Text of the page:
I ainít angry but Ö

The most useful fact about history is that those who write it seldom lived it. The references Iíve seen to Fairfield, while sincere and reasonably reliable, donít get to the depth of the town, its people, its nuances and its flaws and strengths.

Arguably, Fairfield, Indiana, had no strengths. In truth, the town began to die in 1937 through no fault of its own. That year, devastating floods ravaged the Ohio Valley. The toll in life and property was unfathomable. Fairfield stayed high and dry and its crusty old covered bridge withstood the onslaught. Other bridges along the East Fork of the Whitewater River werenít so fortunate. Downstream in Cincinnati, the horror stories of high water are well documented.

Congress went to work and, as part of F. D. Rooseveltís overall program of dragging the nation out of the Great Depression, passed a monumental flood control project. Dams were constructed, creating such bureaucracies as the Tennessee Valley Authority

The East Fork of the Whitewater was on the target list. World War II came along, projects were shelved and the flooding was controlled in most places. Then, in the late 50s, more flooding cast a focus on the Whitewater Valley. By the mid-60s, talk of a federal reservoir project grew louder. By 1965, it was all but a certainty.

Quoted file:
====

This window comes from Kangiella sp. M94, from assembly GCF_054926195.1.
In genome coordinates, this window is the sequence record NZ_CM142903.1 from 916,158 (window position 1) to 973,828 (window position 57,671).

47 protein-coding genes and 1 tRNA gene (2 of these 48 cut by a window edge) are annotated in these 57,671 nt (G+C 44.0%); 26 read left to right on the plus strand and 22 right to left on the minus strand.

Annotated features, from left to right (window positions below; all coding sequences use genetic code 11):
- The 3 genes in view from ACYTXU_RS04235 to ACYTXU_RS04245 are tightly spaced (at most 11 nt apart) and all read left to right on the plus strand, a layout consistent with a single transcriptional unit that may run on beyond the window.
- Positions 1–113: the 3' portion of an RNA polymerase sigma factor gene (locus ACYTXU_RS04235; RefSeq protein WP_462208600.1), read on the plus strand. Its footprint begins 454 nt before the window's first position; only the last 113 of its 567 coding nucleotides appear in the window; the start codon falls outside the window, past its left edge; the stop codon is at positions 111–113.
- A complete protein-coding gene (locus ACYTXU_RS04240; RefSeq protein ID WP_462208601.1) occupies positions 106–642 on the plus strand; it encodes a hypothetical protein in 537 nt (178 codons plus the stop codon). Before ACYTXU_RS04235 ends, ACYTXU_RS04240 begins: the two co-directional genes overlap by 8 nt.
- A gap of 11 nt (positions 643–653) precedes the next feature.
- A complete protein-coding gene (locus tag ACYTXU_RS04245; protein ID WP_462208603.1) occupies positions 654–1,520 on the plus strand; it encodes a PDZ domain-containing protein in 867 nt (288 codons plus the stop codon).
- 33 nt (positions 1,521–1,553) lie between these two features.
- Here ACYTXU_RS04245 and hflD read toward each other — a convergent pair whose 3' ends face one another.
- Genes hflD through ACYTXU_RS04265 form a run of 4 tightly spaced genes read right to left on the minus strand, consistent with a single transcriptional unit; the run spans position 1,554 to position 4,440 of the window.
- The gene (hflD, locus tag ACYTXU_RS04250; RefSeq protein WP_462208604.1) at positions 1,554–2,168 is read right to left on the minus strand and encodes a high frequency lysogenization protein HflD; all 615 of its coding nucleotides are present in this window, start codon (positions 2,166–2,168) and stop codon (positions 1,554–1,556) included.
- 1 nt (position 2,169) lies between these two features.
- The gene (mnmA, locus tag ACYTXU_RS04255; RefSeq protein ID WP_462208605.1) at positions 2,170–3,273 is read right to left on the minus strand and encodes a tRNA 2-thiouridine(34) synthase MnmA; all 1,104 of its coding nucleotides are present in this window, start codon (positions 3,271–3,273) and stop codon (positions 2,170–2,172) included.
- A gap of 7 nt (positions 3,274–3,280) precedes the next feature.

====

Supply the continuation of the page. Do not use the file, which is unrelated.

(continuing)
By the end of 1967, it was a reality. The school was closed and people began to move away.

By 1970, Fairfield went out of business.

I saw the town die, watched it plundered and vandalized, finally burned to the ground, plowed under and inundated. At the time, it made no difference.

A couple of generations have come since Fairfield died. Nobody whoís under the age of 35 will have any memories of the place. That may be just as well. Franklin County is dotted with nondescript towns, all linked together by narrow asphalt roads and iron bridges, all leading to one place:

Brookville Lake.

To us, itís Fairfield Lake.

Somebody could have at least afforded us that dignity.